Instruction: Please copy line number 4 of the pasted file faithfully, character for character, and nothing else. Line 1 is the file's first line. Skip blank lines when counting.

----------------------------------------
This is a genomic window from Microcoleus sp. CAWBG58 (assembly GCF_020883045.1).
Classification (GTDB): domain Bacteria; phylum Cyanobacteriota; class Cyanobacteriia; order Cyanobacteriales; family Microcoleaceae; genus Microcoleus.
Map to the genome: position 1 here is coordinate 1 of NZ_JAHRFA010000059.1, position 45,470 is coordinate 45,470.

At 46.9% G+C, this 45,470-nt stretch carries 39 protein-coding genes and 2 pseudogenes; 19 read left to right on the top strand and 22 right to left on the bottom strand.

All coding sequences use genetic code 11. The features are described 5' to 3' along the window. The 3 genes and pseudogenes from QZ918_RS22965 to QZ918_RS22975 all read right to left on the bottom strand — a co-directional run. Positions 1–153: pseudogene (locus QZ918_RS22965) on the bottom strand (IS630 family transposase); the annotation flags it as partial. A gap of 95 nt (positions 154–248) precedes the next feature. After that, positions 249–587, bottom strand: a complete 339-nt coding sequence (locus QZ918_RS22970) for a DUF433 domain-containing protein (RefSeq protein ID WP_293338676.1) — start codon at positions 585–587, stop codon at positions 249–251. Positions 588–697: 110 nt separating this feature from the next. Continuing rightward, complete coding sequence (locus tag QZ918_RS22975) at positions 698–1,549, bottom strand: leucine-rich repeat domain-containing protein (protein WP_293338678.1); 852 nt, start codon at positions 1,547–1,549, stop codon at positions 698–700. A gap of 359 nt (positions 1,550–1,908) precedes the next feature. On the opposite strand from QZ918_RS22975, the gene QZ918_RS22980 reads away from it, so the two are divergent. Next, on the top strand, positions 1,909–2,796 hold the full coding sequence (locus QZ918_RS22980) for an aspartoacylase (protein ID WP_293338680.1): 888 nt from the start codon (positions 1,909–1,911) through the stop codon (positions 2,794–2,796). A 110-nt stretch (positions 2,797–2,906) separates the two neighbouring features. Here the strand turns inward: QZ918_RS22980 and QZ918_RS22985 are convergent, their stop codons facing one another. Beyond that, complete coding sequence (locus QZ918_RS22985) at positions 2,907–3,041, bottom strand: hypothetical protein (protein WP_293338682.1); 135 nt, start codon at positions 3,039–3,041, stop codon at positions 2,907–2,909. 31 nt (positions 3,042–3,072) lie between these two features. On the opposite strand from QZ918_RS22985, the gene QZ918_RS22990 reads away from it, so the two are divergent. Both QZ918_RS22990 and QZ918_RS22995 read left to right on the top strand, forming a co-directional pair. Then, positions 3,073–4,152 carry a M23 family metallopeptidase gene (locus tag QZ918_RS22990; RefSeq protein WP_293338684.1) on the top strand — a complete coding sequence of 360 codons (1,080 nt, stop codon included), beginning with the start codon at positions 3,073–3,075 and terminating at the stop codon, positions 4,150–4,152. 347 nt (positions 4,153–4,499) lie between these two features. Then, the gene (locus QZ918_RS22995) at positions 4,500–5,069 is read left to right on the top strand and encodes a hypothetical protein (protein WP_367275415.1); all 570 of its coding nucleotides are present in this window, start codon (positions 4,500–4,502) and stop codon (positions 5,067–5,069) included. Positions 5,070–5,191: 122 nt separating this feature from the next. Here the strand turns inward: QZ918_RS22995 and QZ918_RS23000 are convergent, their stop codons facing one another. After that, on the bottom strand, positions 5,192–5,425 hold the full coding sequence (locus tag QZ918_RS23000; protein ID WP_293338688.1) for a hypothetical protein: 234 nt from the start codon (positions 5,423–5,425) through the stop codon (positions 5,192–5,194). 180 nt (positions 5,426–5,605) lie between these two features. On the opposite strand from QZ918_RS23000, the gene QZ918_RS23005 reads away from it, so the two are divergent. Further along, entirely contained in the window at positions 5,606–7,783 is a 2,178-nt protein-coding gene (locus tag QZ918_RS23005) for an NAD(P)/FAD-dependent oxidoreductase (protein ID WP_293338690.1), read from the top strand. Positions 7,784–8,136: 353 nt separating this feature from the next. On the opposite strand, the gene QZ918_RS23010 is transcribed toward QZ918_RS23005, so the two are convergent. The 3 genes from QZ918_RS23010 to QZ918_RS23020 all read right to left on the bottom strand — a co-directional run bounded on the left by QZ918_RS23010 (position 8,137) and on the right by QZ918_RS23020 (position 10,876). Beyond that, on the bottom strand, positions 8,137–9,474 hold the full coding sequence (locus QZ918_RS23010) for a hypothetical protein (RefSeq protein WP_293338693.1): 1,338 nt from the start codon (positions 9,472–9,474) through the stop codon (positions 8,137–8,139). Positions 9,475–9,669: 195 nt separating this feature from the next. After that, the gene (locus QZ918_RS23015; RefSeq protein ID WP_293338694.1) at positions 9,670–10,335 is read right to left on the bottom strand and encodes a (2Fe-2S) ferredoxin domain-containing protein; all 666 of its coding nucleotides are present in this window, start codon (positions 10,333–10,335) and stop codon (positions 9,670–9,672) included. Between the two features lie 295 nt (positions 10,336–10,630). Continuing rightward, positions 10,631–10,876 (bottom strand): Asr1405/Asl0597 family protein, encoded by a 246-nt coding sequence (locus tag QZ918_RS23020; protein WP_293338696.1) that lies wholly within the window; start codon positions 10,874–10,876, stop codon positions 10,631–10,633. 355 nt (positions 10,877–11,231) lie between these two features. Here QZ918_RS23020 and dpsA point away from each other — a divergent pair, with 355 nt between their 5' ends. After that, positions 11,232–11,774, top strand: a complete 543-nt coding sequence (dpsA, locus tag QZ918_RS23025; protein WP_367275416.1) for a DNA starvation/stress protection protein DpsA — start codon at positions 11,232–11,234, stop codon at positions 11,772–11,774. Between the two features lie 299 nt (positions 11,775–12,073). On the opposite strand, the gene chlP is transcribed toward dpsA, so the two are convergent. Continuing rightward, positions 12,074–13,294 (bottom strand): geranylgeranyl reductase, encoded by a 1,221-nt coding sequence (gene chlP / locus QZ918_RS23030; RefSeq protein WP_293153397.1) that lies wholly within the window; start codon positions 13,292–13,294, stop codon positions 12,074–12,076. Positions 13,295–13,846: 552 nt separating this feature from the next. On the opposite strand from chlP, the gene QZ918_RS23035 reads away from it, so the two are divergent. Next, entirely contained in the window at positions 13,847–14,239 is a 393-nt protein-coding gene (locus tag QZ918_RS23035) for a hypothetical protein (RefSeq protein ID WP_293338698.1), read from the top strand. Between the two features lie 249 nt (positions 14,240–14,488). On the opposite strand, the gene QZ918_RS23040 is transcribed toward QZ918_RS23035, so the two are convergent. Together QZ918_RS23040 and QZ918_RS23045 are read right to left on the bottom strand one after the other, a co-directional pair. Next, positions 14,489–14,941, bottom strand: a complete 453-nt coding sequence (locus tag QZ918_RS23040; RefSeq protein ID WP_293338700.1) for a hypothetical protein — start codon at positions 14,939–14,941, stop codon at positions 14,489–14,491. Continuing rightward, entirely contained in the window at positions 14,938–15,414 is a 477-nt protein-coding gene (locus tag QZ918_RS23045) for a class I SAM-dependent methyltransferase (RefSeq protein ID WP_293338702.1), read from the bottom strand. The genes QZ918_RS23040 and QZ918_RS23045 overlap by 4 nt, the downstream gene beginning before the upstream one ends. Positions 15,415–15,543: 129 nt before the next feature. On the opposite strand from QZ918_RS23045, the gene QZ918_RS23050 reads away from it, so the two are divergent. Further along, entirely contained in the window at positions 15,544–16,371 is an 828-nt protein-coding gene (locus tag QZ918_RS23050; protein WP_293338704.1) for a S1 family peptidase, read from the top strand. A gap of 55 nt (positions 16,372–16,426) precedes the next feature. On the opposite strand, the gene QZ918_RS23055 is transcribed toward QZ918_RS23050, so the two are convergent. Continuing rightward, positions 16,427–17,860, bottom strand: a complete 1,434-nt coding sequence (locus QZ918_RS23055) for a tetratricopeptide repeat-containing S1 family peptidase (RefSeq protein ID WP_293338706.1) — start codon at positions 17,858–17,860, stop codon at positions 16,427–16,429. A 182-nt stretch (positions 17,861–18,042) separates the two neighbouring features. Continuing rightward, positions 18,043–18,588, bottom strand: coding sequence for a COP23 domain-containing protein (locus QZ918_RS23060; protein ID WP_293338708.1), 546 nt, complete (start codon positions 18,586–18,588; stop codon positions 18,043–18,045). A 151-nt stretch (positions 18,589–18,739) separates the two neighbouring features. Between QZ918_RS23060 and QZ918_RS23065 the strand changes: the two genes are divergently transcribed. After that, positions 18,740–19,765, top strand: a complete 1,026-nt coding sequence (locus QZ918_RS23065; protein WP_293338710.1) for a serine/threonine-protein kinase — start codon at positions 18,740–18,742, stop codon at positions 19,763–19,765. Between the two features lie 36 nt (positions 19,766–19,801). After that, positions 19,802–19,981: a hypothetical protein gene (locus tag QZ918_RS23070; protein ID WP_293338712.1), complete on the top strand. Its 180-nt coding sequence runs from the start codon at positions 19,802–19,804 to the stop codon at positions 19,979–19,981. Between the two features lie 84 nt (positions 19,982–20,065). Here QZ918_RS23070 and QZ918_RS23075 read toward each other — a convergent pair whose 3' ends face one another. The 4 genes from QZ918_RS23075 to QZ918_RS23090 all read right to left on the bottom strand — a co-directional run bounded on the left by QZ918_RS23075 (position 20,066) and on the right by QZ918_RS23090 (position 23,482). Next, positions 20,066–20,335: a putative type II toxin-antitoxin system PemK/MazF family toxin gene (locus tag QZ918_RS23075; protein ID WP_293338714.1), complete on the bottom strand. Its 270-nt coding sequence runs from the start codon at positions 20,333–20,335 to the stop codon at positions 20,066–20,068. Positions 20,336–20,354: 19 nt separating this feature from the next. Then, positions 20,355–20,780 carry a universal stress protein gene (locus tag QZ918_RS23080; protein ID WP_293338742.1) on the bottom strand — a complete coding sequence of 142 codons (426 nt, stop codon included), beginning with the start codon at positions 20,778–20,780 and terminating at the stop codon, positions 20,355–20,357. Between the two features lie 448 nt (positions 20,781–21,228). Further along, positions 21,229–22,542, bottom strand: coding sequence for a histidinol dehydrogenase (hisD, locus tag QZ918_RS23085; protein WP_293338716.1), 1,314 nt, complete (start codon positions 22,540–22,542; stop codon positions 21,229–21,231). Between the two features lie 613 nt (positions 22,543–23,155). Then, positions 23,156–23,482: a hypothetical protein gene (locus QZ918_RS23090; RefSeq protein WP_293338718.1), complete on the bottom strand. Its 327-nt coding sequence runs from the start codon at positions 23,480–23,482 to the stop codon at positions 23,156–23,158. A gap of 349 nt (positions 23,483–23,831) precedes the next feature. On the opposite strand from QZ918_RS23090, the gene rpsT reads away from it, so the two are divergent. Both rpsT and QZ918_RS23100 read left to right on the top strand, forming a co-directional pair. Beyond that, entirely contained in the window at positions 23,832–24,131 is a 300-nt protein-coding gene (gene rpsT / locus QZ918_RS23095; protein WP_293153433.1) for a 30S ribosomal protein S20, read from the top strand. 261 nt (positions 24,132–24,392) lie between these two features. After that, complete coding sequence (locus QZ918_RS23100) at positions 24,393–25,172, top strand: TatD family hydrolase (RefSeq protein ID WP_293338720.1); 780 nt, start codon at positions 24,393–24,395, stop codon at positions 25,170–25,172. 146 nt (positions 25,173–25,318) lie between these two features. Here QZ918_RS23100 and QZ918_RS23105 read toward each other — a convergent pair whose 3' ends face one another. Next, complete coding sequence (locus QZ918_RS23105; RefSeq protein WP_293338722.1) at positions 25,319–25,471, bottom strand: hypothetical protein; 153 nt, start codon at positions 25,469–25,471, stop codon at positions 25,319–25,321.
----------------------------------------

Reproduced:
At 46.9% G+C, this 45,470-nt stretch carries 39 protein-coding genes and 2 pseudogenes; 19 read left to right on the top strand and 22 right to left on the bottom strand.